Homebuyers priced out of prime locations in GTALack of single-family homes in established neighbourhoods key regional factor driving up GTA home prices: new report

Dec. 2, 2013

TORONTO — Home prices in the Greater Toronto Area continue to rise, in part because of the limited supply of single-family homes in established neighbourhoods, according to Priced Out, a new report researched and written by the Pembina Institute and co-published by RBC.

The report indicates there is no shortage of land in the GTA to accommodate construction of single-family homes for a projected population growth of 44 per cent over the next 25 years. However, land available for development is predominantly located outside of the City of Toronto and other major centres of employment in the GTA.

For homebuyers wanting to live in established neighbourhoods within the GTA, the relative scarcity of affordable single-family homes has shifted purchasers to more affordable multi-unit dwellings such as condominiums. Dwellings with five or more stories accounted for 41 per cent of existing housing stock in Toronto in 2011, while single-family detached houses accounted for close to 25 per cent.

“Demand for single-family homes in established GTA neighbourhoods has outstripped supply, which is driving up prices in these areas,” said Cherise Burda, Ontario policy director at the Pembina Institute. “Many homebuyers are faced with a choice between a condo in a walkable and transit-accessible neighbourhood, or a single-family home located in car-dependent location.”

Other factors that have affected home prices include a strong economy, low interest rates and favourable mortgage rules. The report found no evidence that provincial land use policies, including the Greenbelt Plan and the Growth Plan for the Greater Golden Horseshoe, restrict housing development and contribute to rising home prices.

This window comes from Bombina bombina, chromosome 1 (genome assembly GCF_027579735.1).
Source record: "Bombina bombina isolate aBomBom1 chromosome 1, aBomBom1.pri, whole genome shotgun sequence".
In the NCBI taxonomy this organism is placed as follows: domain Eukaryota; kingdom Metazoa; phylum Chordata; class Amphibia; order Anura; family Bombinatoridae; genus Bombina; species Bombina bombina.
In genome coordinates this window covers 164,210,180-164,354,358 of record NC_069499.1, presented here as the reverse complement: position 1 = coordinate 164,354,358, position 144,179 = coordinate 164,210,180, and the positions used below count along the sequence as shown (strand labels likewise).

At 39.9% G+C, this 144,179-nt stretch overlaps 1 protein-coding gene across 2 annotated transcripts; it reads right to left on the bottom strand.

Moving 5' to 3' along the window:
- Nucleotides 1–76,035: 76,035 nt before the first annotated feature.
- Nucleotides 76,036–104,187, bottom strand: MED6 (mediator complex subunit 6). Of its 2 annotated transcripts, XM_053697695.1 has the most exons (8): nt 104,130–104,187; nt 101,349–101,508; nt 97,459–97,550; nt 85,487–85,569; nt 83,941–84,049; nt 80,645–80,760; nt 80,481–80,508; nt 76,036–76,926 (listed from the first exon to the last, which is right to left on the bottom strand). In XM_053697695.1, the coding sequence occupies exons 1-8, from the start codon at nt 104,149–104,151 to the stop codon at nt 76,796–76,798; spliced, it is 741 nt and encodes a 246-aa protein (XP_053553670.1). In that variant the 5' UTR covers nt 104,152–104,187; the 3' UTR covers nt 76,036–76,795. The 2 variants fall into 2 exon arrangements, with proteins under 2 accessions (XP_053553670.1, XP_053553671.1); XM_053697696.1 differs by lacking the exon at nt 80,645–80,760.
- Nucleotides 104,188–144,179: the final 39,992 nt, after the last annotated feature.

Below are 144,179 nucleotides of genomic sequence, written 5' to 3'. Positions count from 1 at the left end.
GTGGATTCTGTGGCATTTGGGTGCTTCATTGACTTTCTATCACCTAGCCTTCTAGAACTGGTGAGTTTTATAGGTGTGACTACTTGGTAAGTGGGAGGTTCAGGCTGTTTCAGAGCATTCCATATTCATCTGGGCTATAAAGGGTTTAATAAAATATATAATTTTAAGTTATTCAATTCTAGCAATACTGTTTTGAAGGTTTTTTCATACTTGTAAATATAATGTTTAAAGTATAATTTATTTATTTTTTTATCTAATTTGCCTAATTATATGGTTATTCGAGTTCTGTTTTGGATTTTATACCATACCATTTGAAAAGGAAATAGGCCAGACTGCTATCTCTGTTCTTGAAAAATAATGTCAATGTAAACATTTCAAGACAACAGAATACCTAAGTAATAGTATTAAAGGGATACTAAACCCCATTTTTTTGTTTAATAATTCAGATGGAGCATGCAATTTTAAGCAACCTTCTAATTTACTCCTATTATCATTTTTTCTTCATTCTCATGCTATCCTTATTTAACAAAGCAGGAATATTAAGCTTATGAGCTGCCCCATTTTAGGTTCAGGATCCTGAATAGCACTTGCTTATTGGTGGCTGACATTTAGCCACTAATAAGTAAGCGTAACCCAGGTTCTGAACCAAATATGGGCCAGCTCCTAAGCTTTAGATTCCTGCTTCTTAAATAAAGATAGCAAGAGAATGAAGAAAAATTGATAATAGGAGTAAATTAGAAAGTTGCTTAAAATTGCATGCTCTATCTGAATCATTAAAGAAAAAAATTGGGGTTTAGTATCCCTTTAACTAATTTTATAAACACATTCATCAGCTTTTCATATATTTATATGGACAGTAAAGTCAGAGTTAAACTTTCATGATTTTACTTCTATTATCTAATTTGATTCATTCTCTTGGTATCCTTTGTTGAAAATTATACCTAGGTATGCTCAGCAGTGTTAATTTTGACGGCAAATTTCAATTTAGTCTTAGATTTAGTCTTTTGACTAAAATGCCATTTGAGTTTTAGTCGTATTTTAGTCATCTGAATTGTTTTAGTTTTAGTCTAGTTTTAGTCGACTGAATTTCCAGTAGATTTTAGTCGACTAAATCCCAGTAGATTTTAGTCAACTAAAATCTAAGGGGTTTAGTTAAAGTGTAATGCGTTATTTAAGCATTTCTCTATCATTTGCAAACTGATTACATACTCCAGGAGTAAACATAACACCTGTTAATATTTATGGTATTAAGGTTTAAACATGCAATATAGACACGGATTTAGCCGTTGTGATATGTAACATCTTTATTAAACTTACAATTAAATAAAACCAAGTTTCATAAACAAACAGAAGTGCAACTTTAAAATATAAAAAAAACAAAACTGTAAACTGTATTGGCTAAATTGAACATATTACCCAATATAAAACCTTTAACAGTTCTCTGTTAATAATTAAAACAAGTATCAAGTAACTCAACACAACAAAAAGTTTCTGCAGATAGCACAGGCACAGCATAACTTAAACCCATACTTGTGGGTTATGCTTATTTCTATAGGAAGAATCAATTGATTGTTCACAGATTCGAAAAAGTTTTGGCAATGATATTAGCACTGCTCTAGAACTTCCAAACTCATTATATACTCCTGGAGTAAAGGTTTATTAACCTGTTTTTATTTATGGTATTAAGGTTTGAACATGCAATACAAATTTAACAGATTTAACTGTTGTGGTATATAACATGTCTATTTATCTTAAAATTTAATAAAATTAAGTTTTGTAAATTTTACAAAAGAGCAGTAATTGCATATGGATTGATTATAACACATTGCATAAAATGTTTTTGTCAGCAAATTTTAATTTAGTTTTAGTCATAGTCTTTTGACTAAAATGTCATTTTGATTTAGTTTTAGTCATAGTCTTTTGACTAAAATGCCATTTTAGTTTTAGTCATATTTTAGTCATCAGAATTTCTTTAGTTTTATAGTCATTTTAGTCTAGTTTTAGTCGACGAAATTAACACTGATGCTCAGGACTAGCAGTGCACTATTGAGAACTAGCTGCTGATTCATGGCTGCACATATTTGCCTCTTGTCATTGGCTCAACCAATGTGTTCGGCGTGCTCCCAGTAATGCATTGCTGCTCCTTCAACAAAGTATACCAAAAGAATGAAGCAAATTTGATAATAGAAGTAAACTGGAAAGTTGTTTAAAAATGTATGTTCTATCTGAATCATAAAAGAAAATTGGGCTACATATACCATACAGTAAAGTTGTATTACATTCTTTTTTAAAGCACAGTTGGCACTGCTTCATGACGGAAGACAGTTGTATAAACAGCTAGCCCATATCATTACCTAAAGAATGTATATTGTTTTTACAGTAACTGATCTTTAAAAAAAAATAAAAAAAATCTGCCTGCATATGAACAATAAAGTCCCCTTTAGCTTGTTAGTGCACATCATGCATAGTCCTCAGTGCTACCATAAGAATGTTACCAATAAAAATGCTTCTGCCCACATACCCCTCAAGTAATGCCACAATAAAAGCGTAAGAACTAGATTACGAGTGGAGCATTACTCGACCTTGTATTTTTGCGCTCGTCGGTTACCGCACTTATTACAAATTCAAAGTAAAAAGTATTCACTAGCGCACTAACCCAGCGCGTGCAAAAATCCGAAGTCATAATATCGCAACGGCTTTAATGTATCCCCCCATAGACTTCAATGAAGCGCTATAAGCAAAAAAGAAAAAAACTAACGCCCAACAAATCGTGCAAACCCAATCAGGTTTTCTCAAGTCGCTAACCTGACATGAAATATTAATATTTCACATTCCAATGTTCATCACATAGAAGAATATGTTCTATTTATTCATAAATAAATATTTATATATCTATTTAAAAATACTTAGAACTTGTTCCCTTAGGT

RBC Economics notes in the most recent Housing Trends and Affordability Report that the GTA housing market has staged quite a healthy comeback so far this year, despite affordability levels being slightly stretched.

“Housing affordability in the GTA remains much more manageable today than in 1990 after an overheated market and a surge in home prices in the late 1980s propelled the market into more challenging waters,” said Robert Hogue, senior economist at RBC. “Comparatively speaking, condo ownership exerts less financial stress on homebuyers, which partly explains the strong buyer interest in condos in the past several years. Owning a single-family home at today’s prices is a stretch for many homebuyers in Toronto and desirable suburban locations.”

The Priced Out report is part of a series examining the factors that influence how we live in the city and suburbs. A 2012 report, the RBC-Pembina Home Location Study, found that more than 80 per cent of GTA residents would give up a large home and yard to live in a “location-efficient” neighbourhood that is transit-friendly, walkable and offers shorter commuting times. However, more than 70 per cent of residents in the GTA live where they do because of affordability rather than preference.


Download a copy of Priced Out.


Cherise Burda
Ontario Policy Director, Pembina Institute

Bernard Rudny
Communications Lead, Pembina Institute

Jackie Braden
Director, Brand and Communications, RBC


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